Review quote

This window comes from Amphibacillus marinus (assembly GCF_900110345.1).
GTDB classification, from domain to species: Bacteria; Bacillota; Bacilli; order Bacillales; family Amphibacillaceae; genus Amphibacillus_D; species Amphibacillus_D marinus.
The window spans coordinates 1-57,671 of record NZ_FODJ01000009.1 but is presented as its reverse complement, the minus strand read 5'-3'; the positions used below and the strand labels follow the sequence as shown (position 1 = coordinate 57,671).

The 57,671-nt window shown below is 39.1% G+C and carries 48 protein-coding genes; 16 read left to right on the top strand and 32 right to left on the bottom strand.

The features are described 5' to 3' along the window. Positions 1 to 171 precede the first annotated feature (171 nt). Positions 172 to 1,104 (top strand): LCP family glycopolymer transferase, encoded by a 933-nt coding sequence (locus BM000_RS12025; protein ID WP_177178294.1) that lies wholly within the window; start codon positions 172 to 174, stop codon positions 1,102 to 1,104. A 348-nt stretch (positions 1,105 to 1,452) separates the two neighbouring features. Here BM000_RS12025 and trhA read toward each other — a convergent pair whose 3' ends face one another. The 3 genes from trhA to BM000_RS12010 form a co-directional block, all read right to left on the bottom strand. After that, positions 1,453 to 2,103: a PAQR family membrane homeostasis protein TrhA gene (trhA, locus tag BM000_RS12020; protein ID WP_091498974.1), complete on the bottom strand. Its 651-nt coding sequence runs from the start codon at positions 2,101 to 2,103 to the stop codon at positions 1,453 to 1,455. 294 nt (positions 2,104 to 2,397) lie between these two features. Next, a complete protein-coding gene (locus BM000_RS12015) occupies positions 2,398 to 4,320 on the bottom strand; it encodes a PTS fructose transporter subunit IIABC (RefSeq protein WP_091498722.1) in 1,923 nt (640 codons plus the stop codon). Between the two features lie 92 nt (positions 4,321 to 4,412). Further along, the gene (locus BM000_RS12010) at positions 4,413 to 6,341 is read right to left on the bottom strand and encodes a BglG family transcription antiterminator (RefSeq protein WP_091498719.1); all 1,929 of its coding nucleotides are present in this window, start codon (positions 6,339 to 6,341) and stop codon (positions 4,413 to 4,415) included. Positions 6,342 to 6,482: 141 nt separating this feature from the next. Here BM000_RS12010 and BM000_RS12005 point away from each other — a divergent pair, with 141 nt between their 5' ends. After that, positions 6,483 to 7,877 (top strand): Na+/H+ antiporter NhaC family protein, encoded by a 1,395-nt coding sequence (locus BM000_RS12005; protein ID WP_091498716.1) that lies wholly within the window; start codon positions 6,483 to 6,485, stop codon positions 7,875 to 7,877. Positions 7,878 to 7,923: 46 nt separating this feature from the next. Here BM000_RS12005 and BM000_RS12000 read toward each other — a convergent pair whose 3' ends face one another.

Is Marx's Theory of Profit Right provides a revealing insight into the way in which the debate between leading TSSI proponents and some of their principal critics has been conducted since the start of this century... The collection will most likely leave the reader quite impressed with the serious attitude of its TSSI-adherent editors, Nick Potts and Andrew Kliman, for republishing their opponents' articles, allowing the reader to accurately form her or his own opinion... Is Marx's Theory of Profit Right serves two equally important purposes: not only does it allow the skeptical reader to verify with her or his own eyes the utter inability of the TSSI's critics - thus far - to provide its proponents with an adequate response. It also stands as valuable evidence of the unscholarly and even unscientific methods of some, if not many, in the field of economics. Personally, I stand by one of the closing remarks of Kliman and Freeman in their final article: the debate is over. Marx & Philosophy Review of Books This book, and the wider literature on which it draws, should be compulsive reading for all those who believe Marx's theory is simply wrong, and be compulsory reading for all those who disdain his work and yet claim to study capitalism scientifically. -- Robert Bryer, Warwick Business School Potts and Kliman have assembled a revealing collection of exchanges in a significant but mathematically challenging debate over the 'transformation problem', in which the fundamental issue is the validity of Marx's labor theory of value. The controversy also demonstrates the inherently political nature of scientific disputation. -- Rick Kuhn, Australian National University, Winner of the Deutscher Prize for Henryk Grossman and the Recovery of Marxism This book is essential reading for anyone interested in prising Marx out of the clutches of so-called Marxists who misunderstand and reject the most fundamental discovery of Marx: that the historical differentia specifica of capitalism is the production of value and that this is a deeply contradictory process. And prising Marx out of the clutches of such 'Marxists' has never been more important than today, when capitalism appears to have exhausted whatever potential it had to deliver broad-based material welfare. -- Radhika Desai, University of Manitobashow more